A Wild Life

We are tracking animal movement and behaviour

Southern Rokhopper Penguins

The Challenge

The details of animal movements and behaviours, especially elusive species such as leopards and sharks, have long been a mystery to scientists, and to the public, because conventional methods are too coarse, or do not work in all environments.

Such studies are, however, critical if we are to understand animals, particularly where animal conservation is concerned. 

The Method

Professor Rory Wilson pioneered the Smart ‘Daily Diary’ Tag, an animal tracking device which allows us an insight into the secret lives of some of the most elusive and endangered creatures on earth.

The tag records up to 400 data points per second and the data can be displayed in compelling, informative visualisations showing movements, behaviours and energy expenditures.

The Impact

  • The tag represents a leap forward for researchers who can now quantify animal movements in unprecedented detail, and who hope to predict what they will do next.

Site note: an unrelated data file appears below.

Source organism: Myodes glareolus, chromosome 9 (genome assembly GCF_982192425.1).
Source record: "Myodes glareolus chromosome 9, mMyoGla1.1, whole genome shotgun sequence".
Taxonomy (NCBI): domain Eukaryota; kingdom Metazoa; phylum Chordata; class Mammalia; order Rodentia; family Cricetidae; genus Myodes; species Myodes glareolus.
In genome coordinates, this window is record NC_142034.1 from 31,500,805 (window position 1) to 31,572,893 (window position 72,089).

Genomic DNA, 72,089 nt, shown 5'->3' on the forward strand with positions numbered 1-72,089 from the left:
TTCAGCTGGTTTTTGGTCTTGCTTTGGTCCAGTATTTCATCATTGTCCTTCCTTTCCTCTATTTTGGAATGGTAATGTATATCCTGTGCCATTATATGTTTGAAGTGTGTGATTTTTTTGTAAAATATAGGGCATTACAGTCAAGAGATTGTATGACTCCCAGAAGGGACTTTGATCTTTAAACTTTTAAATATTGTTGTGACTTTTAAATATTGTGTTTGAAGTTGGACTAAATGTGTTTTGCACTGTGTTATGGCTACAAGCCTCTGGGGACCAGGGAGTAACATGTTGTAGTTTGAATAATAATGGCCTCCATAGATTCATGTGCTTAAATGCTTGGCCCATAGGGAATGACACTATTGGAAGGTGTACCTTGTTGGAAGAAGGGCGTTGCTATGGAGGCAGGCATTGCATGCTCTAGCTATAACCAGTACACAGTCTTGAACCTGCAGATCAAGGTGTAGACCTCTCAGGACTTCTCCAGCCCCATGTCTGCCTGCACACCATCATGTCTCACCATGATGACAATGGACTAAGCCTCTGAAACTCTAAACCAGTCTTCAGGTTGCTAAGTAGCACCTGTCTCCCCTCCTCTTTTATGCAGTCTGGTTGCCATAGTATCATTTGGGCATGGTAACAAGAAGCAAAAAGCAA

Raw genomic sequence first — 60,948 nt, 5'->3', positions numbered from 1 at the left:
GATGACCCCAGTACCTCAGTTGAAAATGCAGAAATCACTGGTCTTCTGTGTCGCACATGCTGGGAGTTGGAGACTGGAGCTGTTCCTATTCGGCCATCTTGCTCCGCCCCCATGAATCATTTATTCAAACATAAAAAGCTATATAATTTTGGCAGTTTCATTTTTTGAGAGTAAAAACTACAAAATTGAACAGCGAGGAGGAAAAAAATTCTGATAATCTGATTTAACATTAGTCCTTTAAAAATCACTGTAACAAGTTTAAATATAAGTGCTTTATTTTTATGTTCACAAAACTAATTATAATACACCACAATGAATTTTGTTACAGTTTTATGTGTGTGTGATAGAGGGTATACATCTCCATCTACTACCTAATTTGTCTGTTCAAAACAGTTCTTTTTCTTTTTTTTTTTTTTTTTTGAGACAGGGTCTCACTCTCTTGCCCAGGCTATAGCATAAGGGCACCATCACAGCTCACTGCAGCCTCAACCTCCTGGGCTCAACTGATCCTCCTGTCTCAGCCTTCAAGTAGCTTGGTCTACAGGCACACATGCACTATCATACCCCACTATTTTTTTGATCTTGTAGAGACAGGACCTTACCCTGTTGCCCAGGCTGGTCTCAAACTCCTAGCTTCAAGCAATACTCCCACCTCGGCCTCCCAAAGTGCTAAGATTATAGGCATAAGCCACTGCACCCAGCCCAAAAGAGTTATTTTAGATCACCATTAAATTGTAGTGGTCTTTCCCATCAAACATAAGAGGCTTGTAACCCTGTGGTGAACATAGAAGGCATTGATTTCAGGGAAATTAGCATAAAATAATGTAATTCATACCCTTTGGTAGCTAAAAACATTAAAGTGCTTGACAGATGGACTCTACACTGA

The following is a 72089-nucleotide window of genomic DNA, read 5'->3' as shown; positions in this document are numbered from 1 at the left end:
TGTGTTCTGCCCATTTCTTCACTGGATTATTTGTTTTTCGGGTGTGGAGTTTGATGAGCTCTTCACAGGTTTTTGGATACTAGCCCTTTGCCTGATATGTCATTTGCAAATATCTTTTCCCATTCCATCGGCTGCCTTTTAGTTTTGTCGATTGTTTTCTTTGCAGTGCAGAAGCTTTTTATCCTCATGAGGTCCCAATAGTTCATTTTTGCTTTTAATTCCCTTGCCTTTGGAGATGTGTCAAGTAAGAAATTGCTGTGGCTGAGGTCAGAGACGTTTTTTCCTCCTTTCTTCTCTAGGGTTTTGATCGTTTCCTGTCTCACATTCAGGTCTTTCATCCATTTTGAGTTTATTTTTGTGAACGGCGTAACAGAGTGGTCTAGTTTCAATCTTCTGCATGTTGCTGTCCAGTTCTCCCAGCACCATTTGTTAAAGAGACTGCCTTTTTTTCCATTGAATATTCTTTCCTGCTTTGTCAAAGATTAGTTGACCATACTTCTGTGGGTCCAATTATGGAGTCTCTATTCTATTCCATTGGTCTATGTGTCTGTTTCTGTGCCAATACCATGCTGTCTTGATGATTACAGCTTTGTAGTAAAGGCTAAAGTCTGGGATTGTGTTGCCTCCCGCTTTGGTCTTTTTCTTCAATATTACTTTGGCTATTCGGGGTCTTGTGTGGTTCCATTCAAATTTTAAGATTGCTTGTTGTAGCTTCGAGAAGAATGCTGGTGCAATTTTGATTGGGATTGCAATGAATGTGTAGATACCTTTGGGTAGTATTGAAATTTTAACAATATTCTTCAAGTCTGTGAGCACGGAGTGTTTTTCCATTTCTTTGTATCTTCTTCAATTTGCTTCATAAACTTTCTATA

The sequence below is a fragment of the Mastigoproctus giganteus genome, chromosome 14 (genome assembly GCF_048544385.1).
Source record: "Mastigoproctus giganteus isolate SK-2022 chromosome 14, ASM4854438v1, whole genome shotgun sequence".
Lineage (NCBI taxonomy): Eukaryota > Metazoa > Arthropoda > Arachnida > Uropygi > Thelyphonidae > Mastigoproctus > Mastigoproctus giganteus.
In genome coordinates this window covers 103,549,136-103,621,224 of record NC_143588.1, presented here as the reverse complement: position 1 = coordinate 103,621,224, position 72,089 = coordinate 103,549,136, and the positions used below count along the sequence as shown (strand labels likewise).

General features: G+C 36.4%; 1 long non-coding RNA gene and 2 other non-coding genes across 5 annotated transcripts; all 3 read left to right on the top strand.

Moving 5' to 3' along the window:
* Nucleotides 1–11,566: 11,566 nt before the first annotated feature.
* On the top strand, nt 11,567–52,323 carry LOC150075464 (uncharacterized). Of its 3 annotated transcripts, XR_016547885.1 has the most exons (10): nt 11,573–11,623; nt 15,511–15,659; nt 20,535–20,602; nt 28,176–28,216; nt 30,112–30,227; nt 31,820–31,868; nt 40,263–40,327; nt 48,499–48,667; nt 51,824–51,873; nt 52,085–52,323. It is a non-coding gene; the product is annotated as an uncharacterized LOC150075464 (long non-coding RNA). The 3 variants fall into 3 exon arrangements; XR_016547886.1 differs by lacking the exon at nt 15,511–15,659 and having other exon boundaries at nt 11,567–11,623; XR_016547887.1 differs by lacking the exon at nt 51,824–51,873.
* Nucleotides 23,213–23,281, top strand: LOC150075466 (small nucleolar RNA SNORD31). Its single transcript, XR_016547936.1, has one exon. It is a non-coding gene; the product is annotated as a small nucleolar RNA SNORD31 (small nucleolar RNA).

• The animal trackers not only detail where animals go, but what they do there, and how they react to change, a pivotal aspect of understanding the effects of  climate change.
  • The information is being used to predict the fortunes of species across the globe, which could prove vital in helping to formulate conservation plans.
  • Professor Wilson was the chief scientific consultant for National Geographic, on a series involving animal migrations. The series, Great Migrations, reached over 330 million people in 166 countries and in 34 languages.  The series was an examination of the epic, global movements, and often life and death struggles, made every year by the largest and smallest creatures on earth.
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UN Sustainable goal - Life on Land
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